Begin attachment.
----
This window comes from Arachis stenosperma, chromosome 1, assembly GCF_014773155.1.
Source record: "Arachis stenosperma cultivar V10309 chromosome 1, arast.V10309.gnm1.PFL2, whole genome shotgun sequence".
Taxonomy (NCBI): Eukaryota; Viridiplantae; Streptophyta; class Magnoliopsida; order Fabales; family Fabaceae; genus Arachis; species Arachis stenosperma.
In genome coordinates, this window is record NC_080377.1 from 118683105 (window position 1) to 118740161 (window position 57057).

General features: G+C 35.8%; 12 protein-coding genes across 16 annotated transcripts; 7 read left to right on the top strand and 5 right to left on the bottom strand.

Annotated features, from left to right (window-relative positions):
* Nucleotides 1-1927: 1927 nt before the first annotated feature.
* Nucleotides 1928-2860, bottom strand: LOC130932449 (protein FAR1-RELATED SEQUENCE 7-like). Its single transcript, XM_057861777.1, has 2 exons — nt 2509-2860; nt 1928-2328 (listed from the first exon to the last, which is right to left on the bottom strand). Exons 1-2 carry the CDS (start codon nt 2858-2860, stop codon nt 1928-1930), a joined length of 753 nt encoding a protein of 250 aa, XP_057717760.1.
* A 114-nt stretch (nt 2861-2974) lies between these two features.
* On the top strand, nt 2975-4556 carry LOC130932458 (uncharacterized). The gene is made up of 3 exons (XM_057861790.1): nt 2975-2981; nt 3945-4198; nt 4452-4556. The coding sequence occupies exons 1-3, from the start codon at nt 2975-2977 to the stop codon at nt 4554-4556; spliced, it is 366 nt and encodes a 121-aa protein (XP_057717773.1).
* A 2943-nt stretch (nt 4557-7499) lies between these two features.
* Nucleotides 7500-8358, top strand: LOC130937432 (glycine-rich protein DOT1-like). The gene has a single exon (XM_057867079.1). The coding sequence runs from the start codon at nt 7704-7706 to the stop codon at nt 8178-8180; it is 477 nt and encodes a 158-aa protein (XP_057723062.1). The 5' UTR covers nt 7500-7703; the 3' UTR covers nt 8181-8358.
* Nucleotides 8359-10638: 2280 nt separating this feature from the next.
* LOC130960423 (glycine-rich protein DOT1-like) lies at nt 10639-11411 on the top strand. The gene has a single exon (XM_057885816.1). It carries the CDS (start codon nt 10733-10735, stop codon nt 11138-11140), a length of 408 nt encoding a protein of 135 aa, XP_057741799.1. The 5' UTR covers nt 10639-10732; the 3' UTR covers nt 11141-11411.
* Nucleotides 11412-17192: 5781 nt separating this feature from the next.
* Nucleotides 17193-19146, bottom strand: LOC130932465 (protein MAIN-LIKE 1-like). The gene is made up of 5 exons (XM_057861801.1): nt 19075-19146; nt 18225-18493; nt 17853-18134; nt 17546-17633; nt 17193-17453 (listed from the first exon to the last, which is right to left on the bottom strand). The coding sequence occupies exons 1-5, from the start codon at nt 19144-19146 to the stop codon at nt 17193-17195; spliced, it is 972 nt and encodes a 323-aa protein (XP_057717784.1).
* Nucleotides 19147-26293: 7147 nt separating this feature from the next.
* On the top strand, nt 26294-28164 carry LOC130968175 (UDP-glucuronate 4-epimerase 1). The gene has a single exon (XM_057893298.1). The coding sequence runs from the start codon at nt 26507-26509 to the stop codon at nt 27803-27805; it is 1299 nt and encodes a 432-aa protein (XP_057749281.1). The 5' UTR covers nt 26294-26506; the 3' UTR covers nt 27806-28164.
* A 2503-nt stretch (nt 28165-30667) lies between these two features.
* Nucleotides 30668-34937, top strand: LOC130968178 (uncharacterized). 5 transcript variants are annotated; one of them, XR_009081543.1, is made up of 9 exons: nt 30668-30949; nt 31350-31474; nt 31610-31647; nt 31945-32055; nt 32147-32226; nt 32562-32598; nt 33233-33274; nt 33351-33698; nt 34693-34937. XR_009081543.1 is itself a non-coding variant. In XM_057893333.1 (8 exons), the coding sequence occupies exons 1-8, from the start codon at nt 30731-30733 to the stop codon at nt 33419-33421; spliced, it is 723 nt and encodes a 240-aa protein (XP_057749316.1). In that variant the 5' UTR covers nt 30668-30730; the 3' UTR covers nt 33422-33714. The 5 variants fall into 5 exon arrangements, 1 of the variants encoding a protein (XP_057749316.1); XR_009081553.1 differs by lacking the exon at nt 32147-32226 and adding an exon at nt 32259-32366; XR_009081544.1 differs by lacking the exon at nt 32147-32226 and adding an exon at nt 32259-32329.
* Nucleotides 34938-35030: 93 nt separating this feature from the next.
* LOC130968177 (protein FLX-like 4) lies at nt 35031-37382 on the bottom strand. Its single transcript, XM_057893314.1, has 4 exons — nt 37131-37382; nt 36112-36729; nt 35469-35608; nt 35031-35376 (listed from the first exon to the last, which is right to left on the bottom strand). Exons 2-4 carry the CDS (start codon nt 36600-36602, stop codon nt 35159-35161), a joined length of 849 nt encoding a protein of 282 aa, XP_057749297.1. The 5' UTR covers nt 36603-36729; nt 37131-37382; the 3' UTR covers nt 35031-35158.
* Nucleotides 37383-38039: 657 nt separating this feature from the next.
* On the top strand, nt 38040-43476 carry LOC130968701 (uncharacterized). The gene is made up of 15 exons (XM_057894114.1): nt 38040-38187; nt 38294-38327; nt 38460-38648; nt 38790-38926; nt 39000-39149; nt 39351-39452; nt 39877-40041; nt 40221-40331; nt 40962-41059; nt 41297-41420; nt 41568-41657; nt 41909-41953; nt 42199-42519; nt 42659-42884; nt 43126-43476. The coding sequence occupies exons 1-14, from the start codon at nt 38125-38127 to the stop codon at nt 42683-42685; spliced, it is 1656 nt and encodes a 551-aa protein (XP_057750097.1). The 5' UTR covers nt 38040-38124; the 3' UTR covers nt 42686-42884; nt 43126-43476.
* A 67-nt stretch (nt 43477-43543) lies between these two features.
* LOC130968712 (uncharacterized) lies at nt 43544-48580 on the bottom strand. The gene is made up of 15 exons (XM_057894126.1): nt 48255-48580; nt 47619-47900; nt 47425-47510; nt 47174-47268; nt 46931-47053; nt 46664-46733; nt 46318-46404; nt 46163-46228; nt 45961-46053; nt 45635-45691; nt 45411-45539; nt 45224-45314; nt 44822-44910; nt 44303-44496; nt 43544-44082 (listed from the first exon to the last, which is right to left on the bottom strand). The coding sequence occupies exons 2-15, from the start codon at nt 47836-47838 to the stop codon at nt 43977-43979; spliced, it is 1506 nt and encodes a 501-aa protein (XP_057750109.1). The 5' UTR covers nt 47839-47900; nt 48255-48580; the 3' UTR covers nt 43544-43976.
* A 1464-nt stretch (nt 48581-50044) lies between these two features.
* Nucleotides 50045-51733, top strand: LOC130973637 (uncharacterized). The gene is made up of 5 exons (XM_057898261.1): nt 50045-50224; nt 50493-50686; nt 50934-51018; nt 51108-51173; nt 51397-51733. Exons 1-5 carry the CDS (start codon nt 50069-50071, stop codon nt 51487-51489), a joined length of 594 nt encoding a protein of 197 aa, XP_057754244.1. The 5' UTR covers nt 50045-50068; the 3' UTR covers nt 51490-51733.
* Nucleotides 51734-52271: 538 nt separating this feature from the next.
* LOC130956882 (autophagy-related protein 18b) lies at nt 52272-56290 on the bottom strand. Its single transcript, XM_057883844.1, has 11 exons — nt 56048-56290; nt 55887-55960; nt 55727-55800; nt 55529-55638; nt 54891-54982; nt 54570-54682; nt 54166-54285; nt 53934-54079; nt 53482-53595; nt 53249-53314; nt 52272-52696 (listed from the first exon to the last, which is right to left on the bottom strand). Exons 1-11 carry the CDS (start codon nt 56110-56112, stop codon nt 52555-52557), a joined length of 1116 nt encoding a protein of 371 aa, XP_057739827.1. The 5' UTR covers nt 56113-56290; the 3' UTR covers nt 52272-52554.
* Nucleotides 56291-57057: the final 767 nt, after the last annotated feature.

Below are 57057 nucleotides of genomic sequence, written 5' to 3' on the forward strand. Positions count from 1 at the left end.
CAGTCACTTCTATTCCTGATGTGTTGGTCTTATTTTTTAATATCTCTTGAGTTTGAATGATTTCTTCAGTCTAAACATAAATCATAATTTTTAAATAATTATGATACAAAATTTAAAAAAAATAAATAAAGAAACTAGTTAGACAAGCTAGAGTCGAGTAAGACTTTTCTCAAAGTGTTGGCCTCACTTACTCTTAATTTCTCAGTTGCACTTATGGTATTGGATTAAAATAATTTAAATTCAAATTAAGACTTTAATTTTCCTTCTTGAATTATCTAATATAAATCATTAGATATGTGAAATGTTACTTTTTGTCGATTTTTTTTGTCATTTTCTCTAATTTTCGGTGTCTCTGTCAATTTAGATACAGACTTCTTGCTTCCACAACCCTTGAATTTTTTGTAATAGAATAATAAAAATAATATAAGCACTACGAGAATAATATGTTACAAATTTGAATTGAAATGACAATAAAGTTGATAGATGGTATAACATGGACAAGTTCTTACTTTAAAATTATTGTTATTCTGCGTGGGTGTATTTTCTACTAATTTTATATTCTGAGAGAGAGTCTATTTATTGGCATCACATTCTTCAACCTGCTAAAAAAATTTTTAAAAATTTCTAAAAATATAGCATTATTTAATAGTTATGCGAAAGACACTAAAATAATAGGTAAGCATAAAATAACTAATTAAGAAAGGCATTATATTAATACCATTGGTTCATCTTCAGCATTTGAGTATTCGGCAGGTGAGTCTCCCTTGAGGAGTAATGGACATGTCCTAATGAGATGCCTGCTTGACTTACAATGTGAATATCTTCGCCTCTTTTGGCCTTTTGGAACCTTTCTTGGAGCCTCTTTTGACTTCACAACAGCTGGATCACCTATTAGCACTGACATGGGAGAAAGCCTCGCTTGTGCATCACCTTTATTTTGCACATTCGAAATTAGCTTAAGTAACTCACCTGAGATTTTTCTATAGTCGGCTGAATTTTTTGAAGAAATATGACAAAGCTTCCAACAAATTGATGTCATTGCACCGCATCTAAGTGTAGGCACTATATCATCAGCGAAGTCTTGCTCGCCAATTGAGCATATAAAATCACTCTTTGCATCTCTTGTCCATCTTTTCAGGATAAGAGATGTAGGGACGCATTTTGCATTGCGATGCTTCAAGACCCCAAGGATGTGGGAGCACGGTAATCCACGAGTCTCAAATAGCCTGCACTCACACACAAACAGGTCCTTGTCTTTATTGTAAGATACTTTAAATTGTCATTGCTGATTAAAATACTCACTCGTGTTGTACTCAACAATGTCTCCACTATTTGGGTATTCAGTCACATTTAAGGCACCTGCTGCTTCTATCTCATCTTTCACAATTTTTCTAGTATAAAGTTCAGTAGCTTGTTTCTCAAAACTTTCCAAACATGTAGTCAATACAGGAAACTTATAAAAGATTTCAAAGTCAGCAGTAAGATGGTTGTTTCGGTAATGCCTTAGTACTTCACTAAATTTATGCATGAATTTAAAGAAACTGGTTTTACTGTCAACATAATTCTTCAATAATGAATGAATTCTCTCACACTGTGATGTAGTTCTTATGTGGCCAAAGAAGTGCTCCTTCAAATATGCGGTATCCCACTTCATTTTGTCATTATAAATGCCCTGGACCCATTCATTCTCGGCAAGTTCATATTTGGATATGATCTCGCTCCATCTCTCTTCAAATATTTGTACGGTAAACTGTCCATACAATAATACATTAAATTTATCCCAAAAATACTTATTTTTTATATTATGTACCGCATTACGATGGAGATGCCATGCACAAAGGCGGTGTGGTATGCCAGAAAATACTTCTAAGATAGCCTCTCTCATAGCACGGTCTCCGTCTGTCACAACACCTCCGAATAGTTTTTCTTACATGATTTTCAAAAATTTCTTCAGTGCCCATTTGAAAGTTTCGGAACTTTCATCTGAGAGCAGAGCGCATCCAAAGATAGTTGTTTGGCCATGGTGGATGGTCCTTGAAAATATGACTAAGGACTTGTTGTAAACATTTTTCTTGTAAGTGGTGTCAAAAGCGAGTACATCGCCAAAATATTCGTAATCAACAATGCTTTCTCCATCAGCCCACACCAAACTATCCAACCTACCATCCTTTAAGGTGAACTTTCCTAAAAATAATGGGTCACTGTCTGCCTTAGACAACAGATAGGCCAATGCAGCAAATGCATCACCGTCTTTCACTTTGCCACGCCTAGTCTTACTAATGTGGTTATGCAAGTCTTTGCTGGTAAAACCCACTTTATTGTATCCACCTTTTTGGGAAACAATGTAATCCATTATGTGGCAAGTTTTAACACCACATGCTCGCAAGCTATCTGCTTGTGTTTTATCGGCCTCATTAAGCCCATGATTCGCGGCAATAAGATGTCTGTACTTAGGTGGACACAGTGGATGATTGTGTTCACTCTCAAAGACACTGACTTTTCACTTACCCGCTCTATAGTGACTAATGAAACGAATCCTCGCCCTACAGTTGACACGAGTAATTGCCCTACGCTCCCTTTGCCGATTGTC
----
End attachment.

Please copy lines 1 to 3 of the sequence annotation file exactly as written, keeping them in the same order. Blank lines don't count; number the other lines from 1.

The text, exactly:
This window comes from Arachis stenosperma, chromosome 1, assembly GCF_014773155.1.
Source record: "Arachis stenosperma cultivar V10309 chromosome 1, arast.V10309.gnm1.PFL2, whole genome shotgun sequence".
Taxonomy (NCBI): Eukaryota; Viridiplantae; Streptophyta; class Magnoliopsida; order Fabales; family Fabaceae; genus Arachis; species Arachis stenosperma.